So let’s get back to the 1-legged squat, first, the purpose. The 1-legged squat will have its training variables modified so as to maximize your speed and agility gains. It can be used to develop strength or to develop muscle mass, but I will focus on improving speed and agility.
Speed and agility largely depend upon your explosiveness. In running for example, speed depends on your ability to drive force into the ground with your legs, one at a time, and propel yourself forward. The more force you can develop and the faster you can develop it, the more your speed will increase. With some aspects of agility the same apply. This is, in a nutshell, as far as running speed and agility is concerned. This means that the variables of performing the 1-legged squat for the purposes of speed and agility training will need to maximize your maximum strength and your rate of force development.
Most Efficient Way to Train
The most efficient way to do this is to train in a range of 65% to 85% of your 1 rep maximum. This has the effect of making your muscles suffer a high degree of tension while keeping your rep number low, optimal ways to develop strength. Also, training in the 65% to 85% range while emphasizing speed of movement, has a very high training payout as far as your rate of force development goes. Put another way, the faster you attempt to move a very heavy object, the better your body will become at generating force quickly – this directly influences acceleration which in turn directly influences both speed and agility. It influences speed by enabling you to accelerate faster and put more force in each of your strides. It influences agility because you are able to change direction much faster.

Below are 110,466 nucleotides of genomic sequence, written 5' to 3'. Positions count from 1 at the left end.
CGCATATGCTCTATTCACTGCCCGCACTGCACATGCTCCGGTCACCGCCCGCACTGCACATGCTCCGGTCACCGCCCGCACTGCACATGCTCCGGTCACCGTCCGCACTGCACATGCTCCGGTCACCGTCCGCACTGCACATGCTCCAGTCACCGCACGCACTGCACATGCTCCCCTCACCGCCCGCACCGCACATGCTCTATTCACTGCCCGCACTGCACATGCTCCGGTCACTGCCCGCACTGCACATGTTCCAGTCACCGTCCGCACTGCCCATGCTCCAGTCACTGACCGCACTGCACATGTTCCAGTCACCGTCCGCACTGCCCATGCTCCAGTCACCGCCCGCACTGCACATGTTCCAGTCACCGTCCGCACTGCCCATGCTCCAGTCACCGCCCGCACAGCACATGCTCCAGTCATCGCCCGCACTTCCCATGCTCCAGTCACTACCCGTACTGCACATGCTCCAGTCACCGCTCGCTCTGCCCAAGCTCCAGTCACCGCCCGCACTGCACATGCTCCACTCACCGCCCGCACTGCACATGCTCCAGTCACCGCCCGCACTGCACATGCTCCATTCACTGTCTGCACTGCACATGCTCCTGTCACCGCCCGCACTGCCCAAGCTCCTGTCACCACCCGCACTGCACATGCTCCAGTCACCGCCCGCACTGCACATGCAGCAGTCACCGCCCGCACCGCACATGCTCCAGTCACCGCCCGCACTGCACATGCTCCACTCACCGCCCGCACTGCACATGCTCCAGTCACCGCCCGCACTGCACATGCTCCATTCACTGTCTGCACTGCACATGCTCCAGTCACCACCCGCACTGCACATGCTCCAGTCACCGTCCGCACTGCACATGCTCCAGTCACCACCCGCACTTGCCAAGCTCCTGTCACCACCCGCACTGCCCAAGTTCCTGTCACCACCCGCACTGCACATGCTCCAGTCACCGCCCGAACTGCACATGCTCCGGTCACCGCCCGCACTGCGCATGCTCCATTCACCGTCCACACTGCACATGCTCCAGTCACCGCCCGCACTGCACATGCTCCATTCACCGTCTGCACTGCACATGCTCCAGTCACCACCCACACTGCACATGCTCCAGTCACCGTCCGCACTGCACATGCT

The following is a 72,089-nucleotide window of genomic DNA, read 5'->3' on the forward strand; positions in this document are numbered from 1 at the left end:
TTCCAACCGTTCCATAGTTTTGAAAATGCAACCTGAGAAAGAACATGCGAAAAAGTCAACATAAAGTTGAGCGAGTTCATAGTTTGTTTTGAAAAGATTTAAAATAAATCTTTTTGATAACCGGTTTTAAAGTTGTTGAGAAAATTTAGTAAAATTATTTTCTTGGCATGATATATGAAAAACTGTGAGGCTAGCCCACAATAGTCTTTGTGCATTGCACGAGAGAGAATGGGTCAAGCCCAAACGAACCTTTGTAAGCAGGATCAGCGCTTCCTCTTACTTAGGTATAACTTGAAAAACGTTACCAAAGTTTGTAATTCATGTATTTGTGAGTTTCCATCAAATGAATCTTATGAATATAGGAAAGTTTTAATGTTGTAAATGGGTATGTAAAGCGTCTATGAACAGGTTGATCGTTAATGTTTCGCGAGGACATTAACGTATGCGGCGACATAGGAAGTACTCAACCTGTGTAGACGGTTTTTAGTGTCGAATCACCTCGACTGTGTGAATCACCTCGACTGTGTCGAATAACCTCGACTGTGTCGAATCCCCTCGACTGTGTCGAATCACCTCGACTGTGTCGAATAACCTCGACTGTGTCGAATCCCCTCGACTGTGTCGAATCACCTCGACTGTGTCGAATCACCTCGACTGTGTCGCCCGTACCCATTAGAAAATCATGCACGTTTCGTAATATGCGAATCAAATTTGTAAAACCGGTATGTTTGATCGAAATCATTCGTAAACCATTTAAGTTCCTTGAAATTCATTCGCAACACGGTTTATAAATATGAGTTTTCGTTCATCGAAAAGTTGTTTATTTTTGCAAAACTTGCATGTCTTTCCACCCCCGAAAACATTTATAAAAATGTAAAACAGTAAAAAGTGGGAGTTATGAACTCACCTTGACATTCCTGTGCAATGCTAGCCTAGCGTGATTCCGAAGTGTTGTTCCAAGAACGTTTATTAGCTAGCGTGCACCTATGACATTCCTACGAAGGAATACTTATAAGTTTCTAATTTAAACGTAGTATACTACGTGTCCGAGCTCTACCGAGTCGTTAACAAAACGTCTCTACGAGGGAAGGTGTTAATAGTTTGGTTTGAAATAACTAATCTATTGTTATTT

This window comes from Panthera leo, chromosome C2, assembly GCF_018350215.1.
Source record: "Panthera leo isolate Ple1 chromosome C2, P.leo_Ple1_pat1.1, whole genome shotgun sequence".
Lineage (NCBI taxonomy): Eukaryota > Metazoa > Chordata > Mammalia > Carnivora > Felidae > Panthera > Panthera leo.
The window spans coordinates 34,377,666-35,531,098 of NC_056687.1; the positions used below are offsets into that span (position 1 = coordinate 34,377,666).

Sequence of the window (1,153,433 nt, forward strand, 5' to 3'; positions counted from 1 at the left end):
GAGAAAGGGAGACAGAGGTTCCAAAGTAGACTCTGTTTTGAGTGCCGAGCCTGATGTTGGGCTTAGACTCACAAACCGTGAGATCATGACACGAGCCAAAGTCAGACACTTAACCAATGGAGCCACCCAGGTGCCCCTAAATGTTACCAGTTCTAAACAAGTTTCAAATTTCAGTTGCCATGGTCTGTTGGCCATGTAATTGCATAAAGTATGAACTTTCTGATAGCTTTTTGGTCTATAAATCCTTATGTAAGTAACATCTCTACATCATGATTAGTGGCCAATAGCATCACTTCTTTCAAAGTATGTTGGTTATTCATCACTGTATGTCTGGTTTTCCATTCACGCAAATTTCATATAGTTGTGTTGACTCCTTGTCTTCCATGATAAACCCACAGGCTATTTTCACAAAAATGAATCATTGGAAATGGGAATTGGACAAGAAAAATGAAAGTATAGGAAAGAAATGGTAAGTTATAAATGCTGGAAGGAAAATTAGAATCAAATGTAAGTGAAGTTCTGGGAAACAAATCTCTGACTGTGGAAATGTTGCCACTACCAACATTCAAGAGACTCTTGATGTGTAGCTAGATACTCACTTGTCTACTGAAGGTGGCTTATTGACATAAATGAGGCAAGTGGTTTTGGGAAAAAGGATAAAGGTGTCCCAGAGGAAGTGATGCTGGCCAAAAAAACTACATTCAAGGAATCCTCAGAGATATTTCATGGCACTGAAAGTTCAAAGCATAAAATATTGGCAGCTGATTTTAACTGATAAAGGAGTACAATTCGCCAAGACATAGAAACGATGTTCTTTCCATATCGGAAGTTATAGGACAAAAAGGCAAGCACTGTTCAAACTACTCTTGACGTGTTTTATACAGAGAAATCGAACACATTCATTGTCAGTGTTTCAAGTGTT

For example, let’s say you are running and you suddenly have an object in front of you that you want to avoid. Your body must first neutralize the momentum it already has before being able to dodge the object, the faster you can develop the force needed to neutralize that momentum the faster you will be able to change direction. This is how the negative part of the 1-legged squat benefits your agility.
In summary: performing the 1-legged squat specifically for speed and agility training purposes requires that you:
- Use weight that is between 65% and 85% of your one rep maximum
- Move that weight slowly on the way down and take a 1 second break on the lowest part of the exercise (I did not do this in the video btw)
- Move that weight as fast as possible on the way up — without bouncing
Tip: how to make the exercise even harder- do it very slowly while emphasizing perfect posture and control
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I’d love to hear what you though of this article, leave a comment here speed and agility training
All the best,